Proposals for the so-called “virtual parliament” will allow Members of Parliament to question government ministers on their handling of the coronavirus pandemic, while also observing social distancing measures.
The move also comes as trust between the main opposition Labour Party and the Conservatives is particularly low, following four years of bitter divisions over Brexit.
The proposals will allow MPs to grill ministers on the government’s coronavirus response as the UK enters what most experts agree will be its peak of the crisis, but Parliament will still be far from operating as usual. While it will still be possible for votes (known in the UK as “divisions”) to take place in the House of Commons — the means by which legislation receives Parliamentary approval — these will still be restricted to members sat in the chamber itself.
In a letter to MPs, Hoyle said “I am aware of interest among colleagues in the possibility of using technology to allow Members to participate in divisions without being present on the Estate,” adding that he had asked parliamentary staff “to undertake preparatory work as a matter of urgency on a system of remote voting in divisions of the House.”
The issue of only a handful of MPs being able to vote on government business is concerning some in opposition.
“It’s vital parliament can do its business of questioning the government and holding it to account — especially now,” says Chris Bryant, an influential member of parliament for the Labour Party. “The government should commit to only bringing forward business that has complete agreement from both sides of the House until there is a temporary means of voting remotely.”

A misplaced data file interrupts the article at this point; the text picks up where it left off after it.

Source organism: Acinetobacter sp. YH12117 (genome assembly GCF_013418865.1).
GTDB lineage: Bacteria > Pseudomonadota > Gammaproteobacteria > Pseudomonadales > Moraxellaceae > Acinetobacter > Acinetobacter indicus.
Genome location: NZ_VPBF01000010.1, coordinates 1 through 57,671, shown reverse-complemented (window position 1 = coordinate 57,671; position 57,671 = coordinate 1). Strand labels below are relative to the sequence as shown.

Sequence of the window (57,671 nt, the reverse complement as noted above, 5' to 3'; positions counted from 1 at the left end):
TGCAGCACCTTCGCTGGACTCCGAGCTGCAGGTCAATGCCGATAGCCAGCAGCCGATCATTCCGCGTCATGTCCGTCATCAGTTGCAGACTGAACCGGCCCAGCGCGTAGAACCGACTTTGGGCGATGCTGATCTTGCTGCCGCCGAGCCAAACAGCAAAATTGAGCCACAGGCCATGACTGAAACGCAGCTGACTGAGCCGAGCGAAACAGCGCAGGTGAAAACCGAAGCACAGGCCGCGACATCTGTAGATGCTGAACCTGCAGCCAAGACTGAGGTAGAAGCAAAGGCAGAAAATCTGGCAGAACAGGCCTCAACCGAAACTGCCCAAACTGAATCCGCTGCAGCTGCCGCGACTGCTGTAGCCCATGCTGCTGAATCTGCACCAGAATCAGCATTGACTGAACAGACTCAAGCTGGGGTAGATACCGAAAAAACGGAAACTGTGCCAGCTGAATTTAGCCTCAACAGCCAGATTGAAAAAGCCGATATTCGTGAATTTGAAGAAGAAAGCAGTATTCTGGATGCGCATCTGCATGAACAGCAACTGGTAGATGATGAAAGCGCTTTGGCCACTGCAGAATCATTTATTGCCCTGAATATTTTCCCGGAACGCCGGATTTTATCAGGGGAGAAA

This view is shared by a Labour Party source, who told CNN that they “strongly support a fully virtual parliament including the ability to have divisions for the duration of this crisis. This should be delivered as quickly as technologically possible.”
Votes are not the only problem that a physical absence poses to Parliament. Tom Tugendhat, chairman of the Parliamentary Foreign Affairs Select Committee, says “the major issue with not being in Parliament is that a lot of our work is done by bumping into each other and working out small problems informally.”
Other legislative chambers around the world — including the devolved administration in Scotland — have introduced measures allowing lawmakers to carry out their usual work with as little disruption as possible. This varies from agreeing to smaller gatherings of lawmakers in Ireland and Germany to physically distancing despatch boxes in Australia so that politicians can observe social distancing.
However, Westminster is both larger than many of these bodies and more divided. Unlike many European nations, British politicians are not historically good at working across party lines at the highest level, meaning agreements will be harder to reach.
Parliament will return on Monday, where the leader of the House of Commons, Jacob Rees-Mogg, will lay down the government’s business for the day. Precisely what happens after that — and in the coming weeks — is still up in the air.